MARCO ISLAND — Appraisals of City Manager Jim Riviere ranged from a low of fair to a high of outstanding during Marco Island’s City Council Monday. Even with no failing grades, council refused to approve a pay raise for the city’s CEO.
The balance of city employees would receive two-percent increases, councilor Larry Magel said as he made the motion for the increase. The vote to extend the raise amount to Riviere was narrowly defeated 3-4.
Chairman Joe Batte, vice chairman Ken Honecker and councilors Amadeo Petricca and Larry Sacher opposed the increase. Performance reviews were least favorable from three of the four voting against the raise.
Sacher gave Riviere an overall performance rating of “fair,” saying the manager appeared to be under the influence of certain councilors. Sacher also was not satisfied Riviere held city staff accountable for rude behavior toward citizen volunteers.
Petricca pointed to the lack of response to records requests as one failing of the manager. He also felt information about canceling the rescue boat contract was not forthcoming.
Honecker gave the manager an “average,” clearly concerned he did not have the professional know-how to run a city. However, Honecker credited Riviere for applying for training leading to city manager credentials.
Batte offered a mixed bag of praise rating the manager as either meeting or exceeding most expectations. Several councilors felt Riviere failed to complete performance reviews for subordinates; and if done, the reviews would have improved the city’s performance and given validity to promotions and raises.
Councilor Chuck Kiester gave Riviere the highest rating, saying the city manager’s performance was outstanding. He said Riviere got results without micro-managing his staff, and perhaps council should do the same with the manager.
Councilor Larry Magel agreed that looking at results was an appropriate measure of the city manager’s performance. In giving high marks, he applauded the manager for eliminating “expensive staff” and creating surpluses over budget: $1.5 million in his first year and $800,000 in his second.
Councilor Larry Honig used an analytical approach to review Riviere’s performance with very high marks for getting the job done and slightly lower but still high grades for listening and communicating.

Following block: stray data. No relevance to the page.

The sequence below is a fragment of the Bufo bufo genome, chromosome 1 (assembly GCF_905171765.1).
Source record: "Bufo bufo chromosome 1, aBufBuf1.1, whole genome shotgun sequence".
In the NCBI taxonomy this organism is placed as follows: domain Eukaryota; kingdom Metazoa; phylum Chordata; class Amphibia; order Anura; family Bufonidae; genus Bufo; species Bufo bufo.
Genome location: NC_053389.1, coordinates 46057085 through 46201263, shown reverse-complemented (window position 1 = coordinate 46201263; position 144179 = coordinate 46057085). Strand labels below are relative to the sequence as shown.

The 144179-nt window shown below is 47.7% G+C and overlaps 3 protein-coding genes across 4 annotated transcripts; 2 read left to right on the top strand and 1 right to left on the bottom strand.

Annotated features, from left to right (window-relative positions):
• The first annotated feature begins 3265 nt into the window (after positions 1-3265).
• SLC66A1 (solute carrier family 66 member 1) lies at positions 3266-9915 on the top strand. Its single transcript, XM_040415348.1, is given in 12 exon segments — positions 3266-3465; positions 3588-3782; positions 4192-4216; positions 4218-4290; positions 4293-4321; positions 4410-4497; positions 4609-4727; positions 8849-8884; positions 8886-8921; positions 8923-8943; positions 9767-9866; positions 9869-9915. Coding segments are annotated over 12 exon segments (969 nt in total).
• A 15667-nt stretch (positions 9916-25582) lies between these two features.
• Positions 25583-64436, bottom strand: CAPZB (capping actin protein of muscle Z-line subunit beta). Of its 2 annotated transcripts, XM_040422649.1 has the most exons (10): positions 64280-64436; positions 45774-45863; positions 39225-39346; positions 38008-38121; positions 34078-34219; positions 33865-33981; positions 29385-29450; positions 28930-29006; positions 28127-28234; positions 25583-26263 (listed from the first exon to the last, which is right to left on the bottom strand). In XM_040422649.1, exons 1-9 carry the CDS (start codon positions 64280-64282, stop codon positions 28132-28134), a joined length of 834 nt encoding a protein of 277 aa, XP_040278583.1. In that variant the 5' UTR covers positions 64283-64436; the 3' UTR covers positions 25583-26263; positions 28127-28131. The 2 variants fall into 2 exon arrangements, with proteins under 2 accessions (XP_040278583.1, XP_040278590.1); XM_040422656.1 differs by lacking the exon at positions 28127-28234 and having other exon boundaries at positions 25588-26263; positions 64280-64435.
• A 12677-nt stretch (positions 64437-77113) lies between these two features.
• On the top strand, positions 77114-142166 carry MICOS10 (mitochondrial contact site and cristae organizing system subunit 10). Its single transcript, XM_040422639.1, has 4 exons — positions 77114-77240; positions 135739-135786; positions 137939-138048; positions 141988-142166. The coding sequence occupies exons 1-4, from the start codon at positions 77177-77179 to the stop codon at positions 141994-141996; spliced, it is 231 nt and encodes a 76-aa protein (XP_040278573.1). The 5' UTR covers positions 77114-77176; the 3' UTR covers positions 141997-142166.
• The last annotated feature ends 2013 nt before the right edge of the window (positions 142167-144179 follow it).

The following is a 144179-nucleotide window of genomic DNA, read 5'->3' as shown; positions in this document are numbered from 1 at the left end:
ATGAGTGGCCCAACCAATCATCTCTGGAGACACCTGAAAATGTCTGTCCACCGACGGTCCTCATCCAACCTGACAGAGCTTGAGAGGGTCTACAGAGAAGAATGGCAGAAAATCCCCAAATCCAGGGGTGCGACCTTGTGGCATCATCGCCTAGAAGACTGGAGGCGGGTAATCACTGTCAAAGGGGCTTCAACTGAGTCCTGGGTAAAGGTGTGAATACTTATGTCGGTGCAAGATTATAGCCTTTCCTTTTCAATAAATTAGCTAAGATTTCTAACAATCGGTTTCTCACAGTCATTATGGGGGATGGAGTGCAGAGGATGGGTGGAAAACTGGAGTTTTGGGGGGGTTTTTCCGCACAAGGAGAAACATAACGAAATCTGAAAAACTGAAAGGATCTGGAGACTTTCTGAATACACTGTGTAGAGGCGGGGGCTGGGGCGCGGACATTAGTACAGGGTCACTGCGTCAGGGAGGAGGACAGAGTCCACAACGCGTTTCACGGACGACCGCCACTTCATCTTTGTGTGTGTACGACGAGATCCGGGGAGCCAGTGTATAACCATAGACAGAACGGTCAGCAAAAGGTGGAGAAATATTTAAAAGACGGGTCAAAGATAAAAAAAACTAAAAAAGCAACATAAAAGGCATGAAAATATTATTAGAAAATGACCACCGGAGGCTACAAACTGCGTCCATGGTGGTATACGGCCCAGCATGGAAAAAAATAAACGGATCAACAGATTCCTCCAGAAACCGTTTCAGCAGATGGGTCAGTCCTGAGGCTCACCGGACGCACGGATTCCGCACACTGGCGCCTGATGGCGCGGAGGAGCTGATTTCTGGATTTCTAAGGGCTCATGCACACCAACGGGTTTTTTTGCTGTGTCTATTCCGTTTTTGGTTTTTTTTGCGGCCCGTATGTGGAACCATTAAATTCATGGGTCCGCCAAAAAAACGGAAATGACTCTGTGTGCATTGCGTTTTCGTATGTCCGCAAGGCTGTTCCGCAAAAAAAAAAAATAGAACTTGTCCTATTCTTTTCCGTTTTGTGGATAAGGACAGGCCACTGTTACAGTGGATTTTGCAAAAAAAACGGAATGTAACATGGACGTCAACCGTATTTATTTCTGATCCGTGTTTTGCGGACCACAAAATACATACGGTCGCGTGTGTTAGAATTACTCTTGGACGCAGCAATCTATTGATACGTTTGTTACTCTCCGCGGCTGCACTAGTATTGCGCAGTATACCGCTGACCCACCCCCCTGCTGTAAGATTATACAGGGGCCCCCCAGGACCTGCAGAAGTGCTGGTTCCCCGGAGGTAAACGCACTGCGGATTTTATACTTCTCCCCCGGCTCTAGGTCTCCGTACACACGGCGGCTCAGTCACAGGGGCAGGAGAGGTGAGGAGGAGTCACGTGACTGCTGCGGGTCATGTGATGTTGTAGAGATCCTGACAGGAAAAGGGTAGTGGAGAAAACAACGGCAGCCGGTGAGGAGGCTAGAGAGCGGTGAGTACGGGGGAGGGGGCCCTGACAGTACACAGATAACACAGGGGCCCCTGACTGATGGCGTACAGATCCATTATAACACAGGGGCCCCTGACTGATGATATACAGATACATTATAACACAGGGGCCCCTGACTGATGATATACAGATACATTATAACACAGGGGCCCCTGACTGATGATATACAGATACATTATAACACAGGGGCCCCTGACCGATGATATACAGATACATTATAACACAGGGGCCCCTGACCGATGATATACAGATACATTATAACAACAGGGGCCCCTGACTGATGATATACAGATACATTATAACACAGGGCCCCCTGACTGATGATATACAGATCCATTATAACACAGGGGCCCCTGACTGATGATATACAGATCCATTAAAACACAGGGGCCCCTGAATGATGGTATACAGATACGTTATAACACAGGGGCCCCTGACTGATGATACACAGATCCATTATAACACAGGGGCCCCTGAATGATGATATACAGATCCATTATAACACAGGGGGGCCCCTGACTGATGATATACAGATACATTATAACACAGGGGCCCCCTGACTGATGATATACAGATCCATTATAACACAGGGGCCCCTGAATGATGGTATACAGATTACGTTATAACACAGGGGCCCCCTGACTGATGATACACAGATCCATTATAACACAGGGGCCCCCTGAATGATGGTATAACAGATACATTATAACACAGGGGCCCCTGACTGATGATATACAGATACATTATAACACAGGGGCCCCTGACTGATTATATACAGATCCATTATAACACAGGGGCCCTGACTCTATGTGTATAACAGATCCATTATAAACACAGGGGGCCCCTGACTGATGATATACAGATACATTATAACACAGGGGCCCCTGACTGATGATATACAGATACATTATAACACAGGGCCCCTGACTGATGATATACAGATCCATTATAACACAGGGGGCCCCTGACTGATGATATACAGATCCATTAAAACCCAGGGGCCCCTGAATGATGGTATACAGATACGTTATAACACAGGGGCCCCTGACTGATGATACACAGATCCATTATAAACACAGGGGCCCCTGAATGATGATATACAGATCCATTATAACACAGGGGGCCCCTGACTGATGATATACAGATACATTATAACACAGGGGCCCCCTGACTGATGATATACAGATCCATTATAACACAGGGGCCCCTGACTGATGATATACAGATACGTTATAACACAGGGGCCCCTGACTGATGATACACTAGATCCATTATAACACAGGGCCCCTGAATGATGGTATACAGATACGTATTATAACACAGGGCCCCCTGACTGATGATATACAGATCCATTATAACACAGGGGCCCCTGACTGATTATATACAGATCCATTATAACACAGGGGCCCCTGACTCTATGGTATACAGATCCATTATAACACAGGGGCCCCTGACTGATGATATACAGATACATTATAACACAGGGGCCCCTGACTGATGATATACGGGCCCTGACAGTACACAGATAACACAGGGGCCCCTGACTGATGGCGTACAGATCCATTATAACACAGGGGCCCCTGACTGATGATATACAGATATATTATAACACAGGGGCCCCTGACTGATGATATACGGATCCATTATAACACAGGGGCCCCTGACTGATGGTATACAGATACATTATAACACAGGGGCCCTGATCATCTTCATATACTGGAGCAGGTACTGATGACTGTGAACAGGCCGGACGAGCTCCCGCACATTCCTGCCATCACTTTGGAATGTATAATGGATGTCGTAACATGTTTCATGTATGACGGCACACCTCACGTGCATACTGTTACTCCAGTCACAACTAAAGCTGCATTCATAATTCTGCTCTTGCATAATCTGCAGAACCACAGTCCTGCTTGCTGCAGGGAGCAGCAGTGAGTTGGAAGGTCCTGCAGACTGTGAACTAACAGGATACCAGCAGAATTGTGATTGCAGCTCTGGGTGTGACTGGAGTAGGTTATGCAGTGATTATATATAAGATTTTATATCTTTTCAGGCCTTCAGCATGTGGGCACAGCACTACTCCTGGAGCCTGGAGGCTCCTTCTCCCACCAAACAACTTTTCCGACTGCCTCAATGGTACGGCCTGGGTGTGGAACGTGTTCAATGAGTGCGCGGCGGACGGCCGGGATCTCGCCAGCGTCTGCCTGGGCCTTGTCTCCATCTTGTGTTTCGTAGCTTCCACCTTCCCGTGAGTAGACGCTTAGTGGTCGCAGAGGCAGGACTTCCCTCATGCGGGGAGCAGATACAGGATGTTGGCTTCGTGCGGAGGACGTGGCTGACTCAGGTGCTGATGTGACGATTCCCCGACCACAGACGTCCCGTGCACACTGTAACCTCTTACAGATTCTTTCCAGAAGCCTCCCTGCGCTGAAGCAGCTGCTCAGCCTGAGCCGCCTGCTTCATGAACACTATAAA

Riviere sat quietly while each councilor publicly aired his opinions. Written evaluations were handed to the city clerk to become public record.
Russ Colombo, speaking on the appraisal from the public, said he hoped the city never witnessed this kind of performance review again. On Tuesday, he said he was frustrated by what he felt was a non-productive better part of an hour.
“I had every hope we would come out of this with a process and not have to sit through another performance evaluation like this next year,” he said.
Earlier in the meeting, councilors considered a proposal to accept a BP Promotional Fund Award under the Gulf Tourism and Seafood Promotion Fund. A grant of $500,000 is available to the city as part of BP’s aid to economic recovery from the Deepwater Horizon disaster and oil spill. The money will be used to construct artificial reefs off Marco’s shores.
Peter Flood, coordinating the effort for Naples and Collier County, asked councilors to join in the project with the two governments that have received similar awards. The construction of 36 reefs along the Collier County’s coast will cost $3.8 million. Grant awards total $1.35 million.
For Marco, two clusters of 6 reefs each will be placed offshore, one 25 miles from Caxambas Pass and the other 12 miles from Big Marco Pass. The reefs are expected to reach maturity within a few years and attract anglers by offering more abundant fish.
The remaining $2.45 million needed for the reefs will be raised from private sources, Flood said. The project will be open to 36 naming opportunities, one per reef, at $55,000 each. Other donations also will be accepted, Flood said, and no taxpayer revenues will be used.
City council unanimously voted to join the project and accept BP’s award. Mike Taworski, a Naples diver and fisherman, warned council that artificial reefs were not an exciting drive for scuba enthusiasts, and that any concrete used in manufacturing reefs should be checked for toxic content.
In other action, council passed on second reading the ordinance for use of vacant lots in seawall staging, production and repair. The ordinance passed 5-2 with Magel and Batte opposed.